July 9: Chester to Cut Bank, North Dakota - The Great North American Sticky Bun Hunt - CycleBlaze

July 9: Chester to Cut Bank, North Dakota

Lonnie Cook, sweating his way in the opposite direction... although with the wind behind him.
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AT LAST, AT LAST! Cut Bank is our farewell to this wretched US2 and we can turn away from the noise, the traffic, the tedium of never having to read a map, find our way.

The one place on the route of size, and thoroughly recommended for its mixes of espresso and ice cream, was Shelby. It has an unusual story and it unfolded right beside the route of the Northern Tier, although Adventure Cycling doesn't say so and neither, perhaps embarrassed, does Shelby.

Why is Shelby maybe red-faced? Because in 1923 it got ideas above its station. It was the first town in northern Montana to find oil and it decided to attract the world's attention to the fact. And how better to do it in this place of 2,500 than hold the world heavyweight boxing championship?

The man behind it was James "Body" Johnson. Don't ask me how he got the nickname. Johnson read in the paper that Montreal had offered Jack Dempsey $100,000 to defend his title there. Shelby, he decided, would do better. He reasoned that there was no TV so crowds would arrive by train to see the fight. And they would see Shelby and its oil boom and they would buy land and perhaps sink their own wells. And who owned much of that land? James Johnson.

Now, landowners and oil men are pretty shrewd but they are no match for boxing agents and promoters. Shelby's banks put up the money but the price kept going up and up. It got so high that Johnson eventually called the deal off.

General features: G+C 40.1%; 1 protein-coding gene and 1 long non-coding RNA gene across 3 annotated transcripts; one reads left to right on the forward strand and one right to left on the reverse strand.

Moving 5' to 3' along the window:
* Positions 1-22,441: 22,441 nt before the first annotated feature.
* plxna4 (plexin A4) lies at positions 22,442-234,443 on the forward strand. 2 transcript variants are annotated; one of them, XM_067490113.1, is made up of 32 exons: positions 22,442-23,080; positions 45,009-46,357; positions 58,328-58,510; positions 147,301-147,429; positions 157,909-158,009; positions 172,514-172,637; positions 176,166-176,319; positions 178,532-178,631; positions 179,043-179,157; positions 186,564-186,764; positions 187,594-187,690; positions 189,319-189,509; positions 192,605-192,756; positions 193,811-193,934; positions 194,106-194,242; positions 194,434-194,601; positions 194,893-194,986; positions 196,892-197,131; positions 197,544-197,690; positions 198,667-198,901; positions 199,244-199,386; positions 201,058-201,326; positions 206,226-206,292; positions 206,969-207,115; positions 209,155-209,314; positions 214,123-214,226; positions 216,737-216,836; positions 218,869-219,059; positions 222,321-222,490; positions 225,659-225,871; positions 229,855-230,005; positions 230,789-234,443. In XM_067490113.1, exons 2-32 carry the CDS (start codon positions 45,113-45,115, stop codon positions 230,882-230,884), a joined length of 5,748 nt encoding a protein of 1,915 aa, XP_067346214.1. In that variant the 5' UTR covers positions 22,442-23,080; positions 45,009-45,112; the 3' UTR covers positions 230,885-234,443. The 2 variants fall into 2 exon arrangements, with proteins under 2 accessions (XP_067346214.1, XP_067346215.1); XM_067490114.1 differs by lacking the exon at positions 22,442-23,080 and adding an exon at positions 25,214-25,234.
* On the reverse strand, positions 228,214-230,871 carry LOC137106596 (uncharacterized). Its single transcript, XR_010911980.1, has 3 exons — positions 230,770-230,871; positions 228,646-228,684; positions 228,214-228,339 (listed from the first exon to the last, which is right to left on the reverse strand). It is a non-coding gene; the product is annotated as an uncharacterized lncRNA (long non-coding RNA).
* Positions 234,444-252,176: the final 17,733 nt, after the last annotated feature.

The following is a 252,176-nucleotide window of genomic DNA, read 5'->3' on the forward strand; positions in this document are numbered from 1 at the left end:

The trouble was that by then hotels had been built and expectations set and work had been finished on an octagonal stadium the size of a football field. So Shelby thought again, came up with the extra money, and the match was on again.

Sadly, word spread too slowly to sell tickets and only a handful had been sold for a stadium of 42,000. The others had been returned and the money refunded.

All that's left of where Shelby held the world boxing championship. There's no sign to mention it.
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Well, the fight went ahead. But only after Johnson had cut the price from $25 to $10. But even that was too high for most and thousands broke through barbed wire and saw the match for nothing. Shelby came close to bankruptcy and banks went out of business. The match was deadly dull and the stadium disappeared when it was demolished and the wood sold or stolen. All that remains now of Champions' Field is a pizza parlour and an electrical substation. You'll pass it, riding west, on the left as you leave town, just before the interstate bridge.

There are historical markers for far less elsewhere in Montana but nothing for the day Shelby tried to show off to the world.

A sad piece of Montana's history.
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We are camping tonight at Cut Bank's only camp ground. We don't like it and we took an instant dislike to the owner, a man who told us within moments that he'd prefer to be paid in cash and that "this is a pretty clean place and we like it kept that way."

Alongside us on the sloping, unsheltered, scruffy and otherwise unrentable area reserved for cyclists is Leah, a slender girl with a lightning smile who is riding home to Maine. I do hope we stay in touch.


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